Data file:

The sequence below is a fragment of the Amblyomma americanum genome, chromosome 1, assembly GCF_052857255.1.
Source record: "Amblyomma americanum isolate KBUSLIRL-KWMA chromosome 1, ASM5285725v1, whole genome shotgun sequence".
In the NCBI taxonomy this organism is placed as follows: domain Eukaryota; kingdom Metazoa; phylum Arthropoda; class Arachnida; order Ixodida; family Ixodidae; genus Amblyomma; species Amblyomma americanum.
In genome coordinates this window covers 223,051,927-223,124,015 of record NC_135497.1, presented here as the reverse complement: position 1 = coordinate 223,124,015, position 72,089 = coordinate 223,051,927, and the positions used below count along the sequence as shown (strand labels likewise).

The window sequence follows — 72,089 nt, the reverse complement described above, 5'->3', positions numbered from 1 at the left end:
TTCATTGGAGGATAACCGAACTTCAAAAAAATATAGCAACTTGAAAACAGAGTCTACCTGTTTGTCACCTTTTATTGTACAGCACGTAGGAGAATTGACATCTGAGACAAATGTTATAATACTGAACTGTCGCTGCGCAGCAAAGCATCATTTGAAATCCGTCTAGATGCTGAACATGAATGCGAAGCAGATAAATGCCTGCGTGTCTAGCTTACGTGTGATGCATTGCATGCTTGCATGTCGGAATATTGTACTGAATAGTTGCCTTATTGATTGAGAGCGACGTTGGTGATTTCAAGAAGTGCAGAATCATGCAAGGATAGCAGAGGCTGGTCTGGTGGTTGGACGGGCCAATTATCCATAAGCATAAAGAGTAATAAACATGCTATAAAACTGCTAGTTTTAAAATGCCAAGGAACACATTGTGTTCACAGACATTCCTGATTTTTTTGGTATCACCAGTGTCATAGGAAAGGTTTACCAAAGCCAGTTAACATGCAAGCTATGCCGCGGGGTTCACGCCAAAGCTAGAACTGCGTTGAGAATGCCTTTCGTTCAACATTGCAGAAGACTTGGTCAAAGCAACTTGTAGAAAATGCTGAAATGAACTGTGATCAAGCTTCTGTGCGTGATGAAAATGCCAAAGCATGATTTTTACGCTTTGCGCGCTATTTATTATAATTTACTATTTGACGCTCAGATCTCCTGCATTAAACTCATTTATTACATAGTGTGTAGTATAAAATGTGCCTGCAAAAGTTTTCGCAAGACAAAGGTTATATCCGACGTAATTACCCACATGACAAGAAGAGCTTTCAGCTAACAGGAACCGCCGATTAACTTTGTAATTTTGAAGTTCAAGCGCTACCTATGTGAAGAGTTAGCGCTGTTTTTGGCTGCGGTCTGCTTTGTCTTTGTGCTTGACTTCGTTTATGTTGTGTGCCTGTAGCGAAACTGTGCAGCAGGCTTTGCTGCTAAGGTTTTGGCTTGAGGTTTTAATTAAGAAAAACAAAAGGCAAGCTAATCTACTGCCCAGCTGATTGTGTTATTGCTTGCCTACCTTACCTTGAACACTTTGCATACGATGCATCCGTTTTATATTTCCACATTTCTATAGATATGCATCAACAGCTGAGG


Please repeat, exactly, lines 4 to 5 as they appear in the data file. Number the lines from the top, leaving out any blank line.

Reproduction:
In genome coordinates this window covers 223,051,927-223,124,015 of record NC_135497.1, presented here as the reverse complement: position 1 = coordinate 223,124,015, position 72,089 = coordinate 223,051,927, and the positions used below count along the sequence as shown (strand labels likewise).

The window sequence follows — 72,089 nt, the reverse complement described above, 5'->3', positions numbered from 1 at the left end: